Here is a Taliban video of the handover of Sgt. Bowe Bergdahl, who has been held as a prisoner of war for five years and is being "traded" for five prisoners from Guantanamo Bay. They were reportedly released shortly after the Black Hawk helicopter in the video took off:

Reporters at the New York Times narrate and translate: "As an American Blackhawk helicopter approaches, one of the insurgents is heard telling Sergeant Bergdahl: 'Don’t come back to Afghanistan. If you do, you won’t make it out alive next time.' Other insurgents standing nearby laugh at the warning... Much of the video clip’s audio track consists of an interview with one of the Taliban fighters who is described as having taken part in the handover. He talks about the arrangements that were made with the Americans, and then narrates how the American forces arrived by helicopter, with warplanes circling in the sky above." You can almost hear the spinning wheels in the minds of literary agents, wondering how long they should wait to descend on Sgt. Bergdahl for his my five years with the Taliban memoir. If they hit too soon, they'll be brushed off as insensitive. If they're too late, they might have lost their catch.

But the story is complicated: Sgt. Bergdahl reportedly "voluntarily walked off his post" in Afghanistan in 2009, was promptly captured by the Taliban, and is blamed for the deaths of other soldiers who were looking for him. (The facts are disputed.) “We don’t leave soldiers on the battlefield under any circumstance unless they have actually joined the enemy army,” John B. Bellinger III, chief lawyer for the State Department during the George W. Bush presidency, told reporters. “He was a young 20-year-old. Young 20-year-olds make stupid decisions. I don’t think we’ll say if you make a stupid decision we’ll leave you in the hands of the Taliban.” But he also said Sgt. Bergdahl "will have to face justice, military justice."

And if you really want to know more about this strange soldier, Democracy Now! has interviews with reporters who interviewed him: "He first tried to enlist with the French Foreign Legion, but was rejected. He was deployed to Afghanistan just after President Obama ordered the first troop surge in the Spring of 2009. Bergdahl reportedly told a soldier in his unit, 'If this deployment is lame … I’m just going to walk off into the mountains of Pakistan.' And on June 30, 2009, he may have done just that, leaving the base with just a knife and water, along with a digital camera and his diary. Within 24 hours, he was captured."

Mayor Murray tells city to give rival-then-endorser Peter Steinbrueck a $98,000 consulting contract: "Steinbrueck, who handed Murray a key political endorsement in last year’s mayoral race after placing third in the primary, received the no-bid contract with the city Department of Planning and Development (DPD) in March... Murray said he’d wanted to hire Steinbrueck as a full-time employee but ran into budget constraints. He said Steinbrueck will help him revamp the way the city does planning — making 'very disconnected' departments work together better."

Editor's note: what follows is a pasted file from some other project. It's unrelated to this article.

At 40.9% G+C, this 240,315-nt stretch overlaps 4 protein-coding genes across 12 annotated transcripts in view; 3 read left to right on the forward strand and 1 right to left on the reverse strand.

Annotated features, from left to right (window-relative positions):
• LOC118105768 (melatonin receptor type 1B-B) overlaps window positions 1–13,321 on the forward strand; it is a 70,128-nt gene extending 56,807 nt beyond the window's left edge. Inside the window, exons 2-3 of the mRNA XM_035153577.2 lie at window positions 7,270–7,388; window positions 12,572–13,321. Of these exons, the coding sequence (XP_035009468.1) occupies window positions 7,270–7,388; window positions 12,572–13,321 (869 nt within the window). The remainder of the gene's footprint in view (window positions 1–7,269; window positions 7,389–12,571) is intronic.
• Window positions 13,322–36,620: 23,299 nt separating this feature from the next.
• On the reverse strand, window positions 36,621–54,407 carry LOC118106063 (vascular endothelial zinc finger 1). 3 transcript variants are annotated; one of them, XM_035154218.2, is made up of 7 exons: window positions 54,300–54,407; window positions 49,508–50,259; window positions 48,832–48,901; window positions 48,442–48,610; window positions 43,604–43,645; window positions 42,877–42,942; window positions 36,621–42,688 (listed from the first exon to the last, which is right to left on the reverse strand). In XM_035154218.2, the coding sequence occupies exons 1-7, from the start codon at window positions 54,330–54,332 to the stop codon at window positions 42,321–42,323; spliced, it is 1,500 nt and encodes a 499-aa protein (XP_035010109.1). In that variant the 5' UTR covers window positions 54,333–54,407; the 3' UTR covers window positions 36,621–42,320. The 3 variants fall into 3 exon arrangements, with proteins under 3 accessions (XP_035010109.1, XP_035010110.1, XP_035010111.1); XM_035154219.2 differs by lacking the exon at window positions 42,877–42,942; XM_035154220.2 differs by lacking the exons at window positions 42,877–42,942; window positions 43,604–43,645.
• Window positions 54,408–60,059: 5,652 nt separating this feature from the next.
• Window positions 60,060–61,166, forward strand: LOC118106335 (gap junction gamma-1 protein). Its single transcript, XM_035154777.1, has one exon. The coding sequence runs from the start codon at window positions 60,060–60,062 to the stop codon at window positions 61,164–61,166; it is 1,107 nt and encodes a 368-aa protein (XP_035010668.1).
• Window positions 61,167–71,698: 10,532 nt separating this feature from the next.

Grumpy cops made grumpier about the SPD's semi-playful distribution of Doritos—with informative stickers about the state's new marijuana laws—at Hempfest: Dom linked to it yesterday, but you should go skim the complaint report—it's a long exercise in not understanding the community you're working with (and, technically, for).

You are the company you keep: The governments of China and Vietnam support the Thai military's coup, though protesters have adopted the three-fingered salute from The Hunger Games to show their disapproval.

The bones of 796 babies found in a former septic tank outside of an Irish-Catholic orphanage for the babies of unwed mothers: "County Galway death records showed that the children, mostly babies and toddlers, died often of sickness or disease in the orphanage during the 35 years it operated from 1926 to 1961. The building, which had previously been a workhouse for homeless adults, was torn down decades ago to make way for new houses."

The arbitrariness of where you can afford to live: After reports about a sadly tiny apartment—you can't open the kitchen counters if there's a bed in the room—that quickly went for 170 pounds ($285) in London, the Guardian looked around England to see what else a person could rent for that amount. Some nice deals, it turns out.

Alex Ross on opera's current "fat-shaming controversy": "When, on May 17th, the young Irish mezzo-soprano Tara Erraught performed the role of Octavian in a Glyndebourne Opera production of Der Rosenkavalier, an ugly controversy erupted in the British press. A posse of London critics, all male, unleashed some remarkably harsh reviews, focussing more on her appearance than on her singing. She was described as a 'chubby bundle of puppy-fat,' as being 'stocky' and 'dumpy of stature,' as possessing an 'intractable physique.'"

The etymology of "fat" sounds like a history of plenty and rich liquids: "Old Frisian fatt, Old Norse feitr, Dutch vet, German feist), from PIE *poid- 'to abound in water, milk, fat, etc.' (source also of Greek piduein 'to gush forth'), from root *peie- 'to be fat, swell' (cognates: Sanskrit payate 'swells, exuberates,' pituh 'juice, sap, resin;' Lithuanian pienas 'milk'..."